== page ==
Herodotus Returns

Article on Tomb Raider Charles Fellows in Turkish newspaper
January 28, 2010, 10:29 am
Filed under: Anatolia | Tags: , ,

Turkish newspaper Today’s Zaman has published a thorough article on British Archaeologist Charles Fellows’s mid-19th century exploits in ancient Lycia, on the Western Mediterranean, in Turkey. Fellows was famous for actually dismantling Lycian tombs and shipping them in crates back to London where they would be displayed in the British museum. The Lycians were a confederacy of fiercely independent city-states in southern Anatolia dating back to the Bronze Age, when they were allies of the Hittites.

But taking the tombs themselves? That would be most unusual. Yet this is exactly what happened in the 1840s, when British traveler Charles Fellows shipped back to London’s British Museum 105 crates of blocks and sculptures taken from the ornate collection of tombs scattered across the ancient Lycian site of Xanthos on the picturesque southwest coast of Turkey. Of course, Fellows can be seen as a thief only if judged by the laws of modern Turkey, which strictly forbids the export of such antiquities. In the mid-19th century, however, wealthy and powerful imperialist European nations such as Britain and France were adept at forcing concessions from an Ottoman Empire in terminal decline — concessions that included permits (firman) issued by the sultan allowing them to excavate, dismantle and carry off ancient remains from Anatolia (and elsewhere in the Ottoman Empire).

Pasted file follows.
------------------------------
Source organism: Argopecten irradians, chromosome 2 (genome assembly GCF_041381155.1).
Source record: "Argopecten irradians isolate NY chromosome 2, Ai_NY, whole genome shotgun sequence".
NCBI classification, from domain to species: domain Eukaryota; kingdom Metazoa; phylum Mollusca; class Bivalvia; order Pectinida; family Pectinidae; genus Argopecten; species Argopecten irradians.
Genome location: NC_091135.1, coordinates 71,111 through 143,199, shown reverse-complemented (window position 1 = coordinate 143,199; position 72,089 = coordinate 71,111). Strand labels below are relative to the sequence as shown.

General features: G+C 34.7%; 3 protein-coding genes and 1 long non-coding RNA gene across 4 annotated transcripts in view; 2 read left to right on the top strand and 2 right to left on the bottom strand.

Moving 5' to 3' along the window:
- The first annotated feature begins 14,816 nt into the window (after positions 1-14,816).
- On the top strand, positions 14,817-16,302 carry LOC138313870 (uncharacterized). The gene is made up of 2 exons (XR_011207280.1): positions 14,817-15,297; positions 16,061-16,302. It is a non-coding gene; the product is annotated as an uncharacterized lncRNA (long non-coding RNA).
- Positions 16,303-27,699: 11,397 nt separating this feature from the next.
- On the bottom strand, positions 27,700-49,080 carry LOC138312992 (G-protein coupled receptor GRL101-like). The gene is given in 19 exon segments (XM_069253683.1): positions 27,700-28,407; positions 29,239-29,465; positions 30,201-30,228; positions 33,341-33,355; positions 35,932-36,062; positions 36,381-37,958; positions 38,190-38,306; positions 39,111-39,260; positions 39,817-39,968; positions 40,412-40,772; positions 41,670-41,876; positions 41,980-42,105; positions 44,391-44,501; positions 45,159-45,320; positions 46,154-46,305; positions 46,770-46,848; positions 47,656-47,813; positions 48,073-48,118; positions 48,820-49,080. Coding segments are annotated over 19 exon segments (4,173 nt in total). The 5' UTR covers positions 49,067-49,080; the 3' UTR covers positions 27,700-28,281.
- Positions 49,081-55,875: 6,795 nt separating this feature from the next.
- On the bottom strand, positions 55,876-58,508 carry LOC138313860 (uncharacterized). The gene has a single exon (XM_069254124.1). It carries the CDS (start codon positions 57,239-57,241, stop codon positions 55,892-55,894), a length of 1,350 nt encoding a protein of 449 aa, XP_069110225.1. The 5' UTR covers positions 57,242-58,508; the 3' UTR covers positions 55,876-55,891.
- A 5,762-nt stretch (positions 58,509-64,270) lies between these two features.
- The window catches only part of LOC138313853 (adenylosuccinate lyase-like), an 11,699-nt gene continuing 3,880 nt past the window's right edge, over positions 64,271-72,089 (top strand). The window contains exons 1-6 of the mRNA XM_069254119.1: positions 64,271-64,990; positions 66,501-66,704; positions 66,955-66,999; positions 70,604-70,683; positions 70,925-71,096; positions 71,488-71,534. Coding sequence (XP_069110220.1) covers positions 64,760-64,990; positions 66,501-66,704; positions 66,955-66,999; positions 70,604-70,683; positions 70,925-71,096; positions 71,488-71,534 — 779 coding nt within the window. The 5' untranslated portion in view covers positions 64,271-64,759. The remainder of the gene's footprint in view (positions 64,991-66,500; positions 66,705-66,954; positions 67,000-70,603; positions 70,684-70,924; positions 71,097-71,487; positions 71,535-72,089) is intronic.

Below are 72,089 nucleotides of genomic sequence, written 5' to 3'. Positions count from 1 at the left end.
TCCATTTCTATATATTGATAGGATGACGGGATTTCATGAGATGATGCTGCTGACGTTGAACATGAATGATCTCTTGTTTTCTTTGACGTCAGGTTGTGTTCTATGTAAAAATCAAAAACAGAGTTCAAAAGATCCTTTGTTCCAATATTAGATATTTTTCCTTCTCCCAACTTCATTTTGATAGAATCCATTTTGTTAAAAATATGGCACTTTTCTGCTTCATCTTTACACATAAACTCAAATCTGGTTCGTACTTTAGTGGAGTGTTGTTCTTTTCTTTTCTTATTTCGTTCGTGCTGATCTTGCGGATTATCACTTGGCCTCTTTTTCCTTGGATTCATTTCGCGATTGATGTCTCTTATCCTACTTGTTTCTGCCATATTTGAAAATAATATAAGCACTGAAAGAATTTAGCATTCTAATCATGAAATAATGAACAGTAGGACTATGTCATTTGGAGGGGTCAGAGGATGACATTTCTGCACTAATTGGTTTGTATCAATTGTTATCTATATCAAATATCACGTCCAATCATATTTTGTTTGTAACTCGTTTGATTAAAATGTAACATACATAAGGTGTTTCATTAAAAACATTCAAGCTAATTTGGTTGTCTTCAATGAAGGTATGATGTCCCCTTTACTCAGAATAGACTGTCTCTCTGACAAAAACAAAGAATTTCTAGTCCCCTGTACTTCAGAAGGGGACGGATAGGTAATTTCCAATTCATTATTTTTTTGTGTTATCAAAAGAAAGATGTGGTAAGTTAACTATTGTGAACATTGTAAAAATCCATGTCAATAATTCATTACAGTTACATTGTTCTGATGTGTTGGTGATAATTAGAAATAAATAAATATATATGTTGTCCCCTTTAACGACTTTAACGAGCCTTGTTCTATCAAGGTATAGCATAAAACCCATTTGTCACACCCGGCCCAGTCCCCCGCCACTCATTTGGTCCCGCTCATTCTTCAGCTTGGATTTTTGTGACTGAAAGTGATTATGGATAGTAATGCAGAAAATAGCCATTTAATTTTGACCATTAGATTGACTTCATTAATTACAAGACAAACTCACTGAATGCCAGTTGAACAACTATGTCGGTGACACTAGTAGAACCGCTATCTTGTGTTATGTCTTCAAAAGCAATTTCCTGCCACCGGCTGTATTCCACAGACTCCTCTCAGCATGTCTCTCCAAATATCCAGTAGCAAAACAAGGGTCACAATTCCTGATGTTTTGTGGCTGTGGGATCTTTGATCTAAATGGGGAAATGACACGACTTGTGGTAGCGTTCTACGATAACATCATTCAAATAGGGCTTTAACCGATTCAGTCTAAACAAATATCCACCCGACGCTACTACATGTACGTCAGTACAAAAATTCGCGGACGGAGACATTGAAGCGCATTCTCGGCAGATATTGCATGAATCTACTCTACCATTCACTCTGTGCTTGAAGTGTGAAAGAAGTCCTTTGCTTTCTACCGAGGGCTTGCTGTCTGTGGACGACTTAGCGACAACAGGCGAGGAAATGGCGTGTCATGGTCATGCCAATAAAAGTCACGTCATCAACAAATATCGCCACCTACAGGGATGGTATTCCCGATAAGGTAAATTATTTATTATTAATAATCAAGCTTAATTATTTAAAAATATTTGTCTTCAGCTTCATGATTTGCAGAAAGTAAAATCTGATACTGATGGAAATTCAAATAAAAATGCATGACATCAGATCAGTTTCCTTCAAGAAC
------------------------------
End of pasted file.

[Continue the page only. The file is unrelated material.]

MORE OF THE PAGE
More on Charles Fellows from Today’s Zaman.


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